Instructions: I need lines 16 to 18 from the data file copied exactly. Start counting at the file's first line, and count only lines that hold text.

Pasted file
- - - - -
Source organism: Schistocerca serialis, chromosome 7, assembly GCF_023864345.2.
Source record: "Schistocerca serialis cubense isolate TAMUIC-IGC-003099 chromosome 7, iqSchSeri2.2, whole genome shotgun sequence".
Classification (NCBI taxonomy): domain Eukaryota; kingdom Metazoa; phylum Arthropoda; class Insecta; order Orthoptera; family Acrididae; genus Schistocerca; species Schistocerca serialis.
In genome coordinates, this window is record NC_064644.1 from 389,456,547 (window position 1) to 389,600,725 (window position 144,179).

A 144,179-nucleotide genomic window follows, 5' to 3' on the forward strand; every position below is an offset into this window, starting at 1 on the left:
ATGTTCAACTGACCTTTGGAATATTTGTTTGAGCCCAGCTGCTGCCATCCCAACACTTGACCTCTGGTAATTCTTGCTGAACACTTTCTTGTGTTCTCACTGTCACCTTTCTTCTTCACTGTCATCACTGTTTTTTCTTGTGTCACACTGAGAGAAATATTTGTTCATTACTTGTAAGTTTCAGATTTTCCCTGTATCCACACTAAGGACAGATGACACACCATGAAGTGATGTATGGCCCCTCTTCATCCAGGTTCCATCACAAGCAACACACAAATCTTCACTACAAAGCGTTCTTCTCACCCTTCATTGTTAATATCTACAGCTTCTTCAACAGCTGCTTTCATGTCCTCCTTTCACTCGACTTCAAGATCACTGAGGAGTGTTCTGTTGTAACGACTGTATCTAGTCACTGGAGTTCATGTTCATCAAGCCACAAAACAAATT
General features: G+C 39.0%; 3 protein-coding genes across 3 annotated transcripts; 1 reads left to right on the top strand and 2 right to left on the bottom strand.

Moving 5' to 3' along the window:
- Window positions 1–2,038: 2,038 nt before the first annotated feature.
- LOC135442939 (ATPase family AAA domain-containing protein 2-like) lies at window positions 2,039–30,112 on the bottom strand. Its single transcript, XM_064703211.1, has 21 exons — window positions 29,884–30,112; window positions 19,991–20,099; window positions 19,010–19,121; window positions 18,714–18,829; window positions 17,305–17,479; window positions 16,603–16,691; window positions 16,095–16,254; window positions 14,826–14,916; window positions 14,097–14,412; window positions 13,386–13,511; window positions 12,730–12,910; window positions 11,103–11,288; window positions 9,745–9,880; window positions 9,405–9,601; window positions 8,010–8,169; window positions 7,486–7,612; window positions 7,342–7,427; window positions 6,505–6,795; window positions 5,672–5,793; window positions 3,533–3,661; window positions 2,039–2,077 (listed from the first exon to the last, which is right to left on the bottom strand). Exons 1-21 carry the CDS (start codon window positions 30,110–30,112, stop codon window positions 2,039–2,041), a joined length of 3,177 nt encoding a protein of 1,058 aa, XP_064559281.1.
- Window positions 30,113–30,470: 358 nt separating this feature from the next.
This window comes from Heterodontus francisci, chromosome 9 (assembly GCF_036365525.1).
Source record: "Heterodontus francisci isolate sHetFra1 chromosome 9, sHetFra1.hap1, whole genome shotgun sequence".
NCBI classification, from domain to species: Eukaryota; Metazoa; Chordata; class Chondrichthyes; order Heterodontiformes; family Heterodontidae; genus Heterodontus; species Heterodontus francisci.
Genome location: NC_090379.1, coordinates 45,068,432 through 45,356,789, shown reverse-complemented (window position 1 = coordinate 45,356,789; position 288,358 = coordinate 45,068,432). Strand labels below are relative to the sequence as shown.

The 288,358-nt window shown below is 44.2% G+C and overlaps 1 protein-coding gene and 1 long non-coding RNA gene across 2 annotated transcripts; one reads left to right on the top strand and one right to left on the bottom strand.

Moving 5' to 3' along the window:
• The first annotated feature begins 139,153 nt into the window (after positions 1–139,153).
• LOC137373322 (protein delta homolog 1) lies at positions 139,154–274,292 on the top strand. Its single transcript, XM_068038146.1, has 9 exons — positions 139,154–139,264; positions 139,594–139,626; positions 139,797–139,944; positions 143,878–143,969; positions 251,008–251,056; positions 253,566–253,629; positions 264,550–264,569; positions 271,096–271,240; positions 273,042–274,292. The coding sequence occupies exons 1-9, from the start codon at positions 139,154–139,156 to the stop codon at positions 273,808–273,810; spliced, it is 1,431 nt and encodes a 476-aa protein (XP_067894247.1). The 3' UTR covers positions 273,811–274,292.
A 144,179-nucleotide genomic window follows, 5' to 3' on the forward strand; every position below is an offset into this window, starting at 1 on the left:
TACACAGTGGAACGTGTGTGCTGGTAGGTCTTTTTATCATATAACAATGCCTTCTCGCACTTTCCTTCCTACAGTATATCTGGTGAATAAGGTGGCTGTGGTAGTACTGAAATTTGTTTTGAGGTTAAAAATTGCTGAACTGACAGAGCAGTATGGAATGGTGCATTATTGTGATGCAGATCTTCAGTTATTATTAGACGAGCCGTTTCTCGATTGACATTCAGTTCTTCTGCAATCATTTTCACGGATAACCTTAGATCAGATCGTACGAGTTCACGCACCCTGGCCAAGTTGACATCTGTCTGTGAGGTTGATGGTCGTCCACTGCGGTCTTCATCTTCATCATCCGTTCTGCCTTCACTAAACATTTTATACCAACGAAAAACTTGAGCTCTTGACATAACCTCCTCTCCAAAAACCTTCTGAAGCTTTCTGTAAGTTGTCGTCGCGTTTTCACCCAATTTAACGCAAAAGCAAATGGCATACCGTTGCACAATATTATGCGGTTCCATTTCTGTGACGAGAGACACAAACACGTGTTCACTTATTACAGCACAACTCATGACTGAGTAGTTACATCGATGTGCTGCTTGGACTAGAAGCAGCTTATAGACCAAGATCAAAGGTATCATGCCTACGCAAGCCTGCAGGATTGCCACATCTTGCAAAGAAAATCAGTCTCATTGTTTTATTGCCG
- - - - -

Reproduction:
The 288,358-nt window shown below is 44.2% G+C and overlaps 1 protein-coding gene and 1 long non-coding RNA gene across 2 annotated transcripts; one reads left to right on the top strand and one right to left on the bottom strand.

Moving 5' to 3' along the window:
• The first annotated feature begins 139,153 nt into the window (after positions 1–139,153).